Those looking for an affordable, family-friendly event to kick off Labor Day weekend may want to check out the Savannah Folk Music Society’s First Friday event on Sept. 3, Featuring Americana blues artist Henry D. Jones and Savannah’s own harmonica man, Bobby Hanson. This event will be held at the First Presbyterian Church’s Stewart Hall, 520 Washington Ave.
For a $5 donation, attendees will experience the intimate storytelling of the artists from 5:30 p.m. to 7:30 p.m in an alcohol and tobacco-free environment, offering a clean, wholesome setting for a truly interactive event.
The Savannah Folk Music Society President Rick Edgecombe, said “ It’s definitely a unique niche in this area which does lend toward a family atmosphere. The setting is in a fellowship hall at a church with a nice stage and the people in the audience is an intimate setting for the musicians. They always talk about what a wonderful venue it is and break from their normal touring routine because there is no bar setting.”
Henry D. Jones found his love of music after a house party when the DJ left behind crates of records.
He spent countless hours listening to everything from Johnny Cash to Al Green. This proved to be life-changing for Jones, planting the seeds for his deep love of all types of music and artists, and inspiring him to sell his car to purchase his first guitar from a pawn shop. Since then, he has crafted a truly original sound with elements of hill country blues, rock and folk.
“People understand blues music, but the older cats play everything. They recorded blues, but they were playing gospel, country tunes and they had full repertoires of music and I want to throw it back to a day when you played a more traditional style of music. You didn’t just play one type, but a lot of variations, not just playing bar blues all night,” Jones said.
Joining Jones for the second set is born and raised Savannah harmonica player Bobby Hanson who began his music career at 19 and has been playing with bands since the 1970’s. He has performed at over a dozen First Friday events and said” “It’s great. It’s a concert for people who are used to playing in clubs and this is not that, it’s a good crowd who sits and listens and responds. It will be different for me being in a supporting role and I’m looking forward to it. It should be a great night.”
Connecting via video chat and through phone conversations over the last several months, Jones and Hanson are learning each other’s styles. “What I am going to do with Bobby is add space to play in certain spots because this is really about live music and interaction. The blues is not some tired dead instrument, there is a lot you can do with it. It’s been beaten to death, but it can be interesting, it can be dynamic, it can be thought-provoking, it can be scary. A lot more than what it has been turned into,” said Jones.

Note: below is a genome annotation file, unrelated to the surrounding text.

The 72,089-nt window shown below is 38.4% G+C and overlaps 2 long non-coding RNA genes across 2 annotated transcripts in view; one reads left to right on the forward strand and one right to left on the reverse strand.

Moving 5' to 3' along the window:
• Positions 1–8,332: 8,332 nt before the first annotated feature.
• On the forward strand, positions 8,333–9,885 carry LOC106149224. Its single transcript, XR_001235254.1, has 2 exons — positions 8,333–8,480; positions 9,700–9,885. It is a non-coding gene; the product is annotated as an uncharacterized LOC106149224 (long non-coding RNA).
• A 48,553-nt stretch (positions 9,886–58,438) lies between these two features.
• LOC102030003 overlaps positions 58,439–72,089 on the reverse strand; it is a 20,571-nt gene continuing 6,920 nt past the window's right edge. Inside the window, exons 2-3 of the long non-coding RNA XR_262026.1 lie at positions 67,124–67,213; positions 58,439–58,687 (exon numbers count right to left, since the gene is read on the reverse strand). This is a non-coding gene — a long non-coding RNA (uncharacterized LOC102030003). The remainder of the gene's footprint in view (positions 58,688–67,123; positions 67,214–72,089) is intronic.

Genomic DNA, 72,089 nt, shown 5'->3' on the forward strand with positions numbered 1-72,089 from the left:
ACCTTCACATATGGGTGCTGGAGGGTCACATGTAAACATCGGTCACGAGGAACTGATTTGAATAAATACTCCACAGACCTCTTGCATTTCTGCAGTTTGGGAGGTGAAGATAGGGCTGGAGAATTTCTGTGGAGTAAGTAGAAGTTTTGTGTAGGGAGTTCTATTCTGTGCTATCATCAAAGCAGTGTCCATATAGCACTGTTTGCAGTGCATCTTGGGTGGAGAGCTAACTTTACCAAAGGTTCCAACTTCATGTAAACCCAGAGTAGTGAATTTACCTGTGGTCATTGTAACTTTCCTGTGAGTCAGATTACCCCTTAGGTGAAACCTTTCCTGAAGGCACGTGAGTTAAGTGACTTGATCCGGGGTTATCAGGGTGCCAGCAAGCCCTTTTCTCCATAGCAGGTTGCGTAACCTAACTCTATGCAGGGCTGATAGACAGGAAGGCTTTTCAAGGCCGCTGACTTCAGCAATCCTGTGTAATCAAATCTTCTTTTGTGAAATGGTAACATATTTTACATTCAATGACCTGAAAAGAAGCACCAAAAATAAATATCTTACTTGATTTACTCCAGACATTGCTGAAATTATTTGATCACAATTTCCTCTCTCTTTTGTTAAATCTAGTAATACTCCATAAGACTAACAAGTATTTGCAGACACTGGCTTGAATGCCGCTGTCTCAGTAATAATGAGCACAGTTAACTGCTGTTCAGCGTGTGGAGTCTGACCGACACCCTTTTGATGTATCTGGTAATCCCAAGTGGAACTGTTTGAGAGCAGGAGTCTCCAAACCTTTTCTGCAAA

Bringing these two great musicians together is Pat Mooney, host and schedule coordinator for the First Friday events.
He said, “One of the things I wanted to do was broaden the types of artists we brought in. If folks play it, it’s folk music. Blues is included in the genre of folk music because it is and it offers an opportunity for folks to listen to music they wouldn’t normally listen to because we don’t have a folk music station here. It offers the chance for folks to come experience good entertainment.”
Mooney continued, “Henry Jones used to live here and used to have a show on a local radio station where he used to be a host. The first few chords out of Henry’s guitar, I said I have to book this guy because he is just so excellent and does a lot of original stuff. Hanson, the harp player, will accompany Henry on the second set. It’s going to be a great show.”
Now residing in Tupelo, MS, Jones is excited to return to Savannah as the main act for the return of the First Friday event since the pandemic. Jones lived in Savannah for five years and appreciates its culture and history. He said “I love Savannah. It’s beautiful. I can kick myself in my own rear end for leaving.”
Homemade refreshments and non-alcoholic beverages will be available for sale at intermission and food is permitted in the performance space.
The Savannah Folk Music Society is a non-profit and tax exempt 501-c-3 cultural arts organization founded in 1986 and dedicated to providing a forum for folk music and dance in the greater Savannah area.
For information about the Savannah Folk Music Society and First Friday events, visit savannahfolk.org